According to official data from the Office for National Statistics (ONS), London was the worst performing area of the country with prices falling by 0.7%, down from a 0.2% fall in May.
The annual growth rate of UK house prices has slowed since mid-2016 and has remained under 5%, with the exception of October 2017, throughout 2017 and into 2018.
The ONS said this slowdown over the past two years was driven mainly by a slowdown in the south and east of England.
London, it noted, has shown a general slowdown in its annual growth rate since mid-2016. The North East was the only other region to suffer a fall, where prices decreased by 0.6% in the year to June 2018.
However, other areas saw notable rises.
Around the UK this was illustrated with Scotland (up 4.8%), Wales (up 4.3%) and Northern Ireland (up 4.4% over Q2) outperforming the national average.
England as a whole saw prices rise 2.7% but here the West Midlands (up 5.8%) and East Midlands (up 4.1%) witnessed the biggest rises.
The data shows the average property price in England was £245,000, in Wales it hit £157,000, in Scotland it was £150,000, while in Northern Ireland it rose to £133,000.
Unsurprisingly, despite the fall, London remained the most expensive region with the average property costing £476,752 while the North East was the cheapest at £127,271.
Semi-detached houses showed the biggest increase, rising by 4.4% in the year to June 2018 to £216,000.
The average price of flats and maisonettes increased by 0.5% in the year to June 2018, to £204,000, the lowest annual growth of all property types.
This weaker growth in UK flats and maisonettes was driven by negative annual growth in London for this property type, with London accounting for around 25% of all UK flats and maisonette transactions.
ONS head of inflation Mike Hardie said: “The housing market across the UK again slowed with London house prices seeing their largest annual fall since September 2009 in the aftermath of the economic downturn.”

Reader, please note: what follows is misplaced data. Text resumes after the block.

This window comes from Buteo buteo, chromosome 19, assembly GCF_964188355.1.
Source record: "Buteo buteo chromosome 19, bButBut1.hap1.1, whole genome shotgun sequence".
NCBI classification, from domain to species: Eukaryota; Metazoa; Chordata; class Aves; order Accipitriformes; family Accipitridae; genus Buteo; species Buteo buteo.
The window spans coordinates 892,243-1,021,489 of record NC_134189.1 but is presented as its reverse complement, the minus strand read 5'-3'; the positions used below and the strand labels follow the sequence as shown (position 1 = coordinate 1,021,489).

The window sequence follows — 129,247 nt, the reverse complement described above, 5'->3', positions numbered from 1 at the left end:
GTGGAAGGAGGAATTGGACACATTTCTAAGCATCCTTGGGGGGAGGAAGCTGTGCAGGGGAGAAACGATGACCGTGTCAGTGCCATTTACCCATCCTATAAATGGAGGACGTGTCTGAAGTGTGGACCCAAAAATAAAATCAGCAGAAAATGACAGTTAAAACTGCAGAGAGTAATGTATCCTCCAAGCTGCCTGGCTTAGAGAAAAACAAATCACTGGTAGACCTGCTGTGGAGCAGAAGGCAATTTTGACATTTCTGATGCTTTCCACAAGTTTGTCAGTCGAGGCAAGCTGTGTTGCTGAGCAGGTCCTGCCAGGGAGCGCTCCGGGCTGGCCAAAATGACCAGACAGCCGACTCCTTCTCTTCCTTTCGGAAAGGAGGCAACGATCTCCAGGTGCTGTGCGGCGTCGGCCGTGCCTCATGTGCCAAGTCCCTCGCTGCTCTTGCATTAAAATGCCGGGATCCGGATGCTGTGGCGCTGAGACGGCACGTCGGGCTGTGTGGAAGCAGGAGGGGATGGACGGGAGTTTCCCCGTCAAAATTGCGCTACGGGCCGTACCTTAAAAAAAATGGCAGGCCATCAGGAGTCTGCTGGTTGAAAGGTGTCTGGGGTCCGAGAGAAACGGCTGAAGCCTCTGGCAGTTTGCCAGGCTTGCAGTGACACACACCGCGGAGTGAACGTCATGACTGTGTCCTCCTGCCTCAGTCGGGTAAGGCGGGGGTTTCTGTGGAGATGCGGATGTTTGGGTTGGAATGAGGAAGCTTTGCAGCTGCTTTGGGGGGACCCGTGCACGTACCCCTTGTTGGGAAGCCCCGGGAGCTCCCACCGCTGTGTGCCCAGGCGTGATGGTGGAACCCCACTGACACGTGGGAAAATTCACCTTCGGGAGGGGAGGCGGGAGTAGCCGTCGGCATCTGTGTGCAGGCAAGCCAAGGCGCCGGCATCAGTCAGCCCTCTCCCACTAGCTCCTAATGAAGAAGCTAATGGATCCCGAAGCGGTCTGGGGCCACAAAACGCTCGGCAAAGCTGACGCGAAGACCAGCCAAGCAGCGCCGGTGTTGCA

Earlier this week Stephen Smith suggested the slowing of house price increases should be welcomed by many to improve affordability – particularly for younger people.
His comments were echoed by Private Finance director Shaun Church who noted that a slight correction in house prices was no bad thing for the UK property market.
“Years of steady house price hikes have created huge affordability issues for first-time buyers, so the fact that annual house price growth has fallen to its lowest point in five years will be a welcome change for many,” he said.
“The trend has been reversed completely in the capital, and with negative price growth also seen in the North East, it could be that other regions will see a more relaxed pace of house price rises in the coming months.
“House prices are still rising faster than wages and until the two are more evenly matched, affordability issues will continue to impact homeownership levels,” he added.
Yopa chief property analyst Mike Scott added: “The number of buyers in the market is flat, while the number of new sellers has increased slightly, so estate agents’ stock has also gone up a little. The number of house sales is a bit lower than it was at the same time last year.
“However, mortgage approvals are starting to turn up again, indicating that buyer numbers are likely to recover by the end of the year.
“We do not expect prices to turn negative as long as they are being propped up by low unemployment, low mortgage interest rates and limited supply.”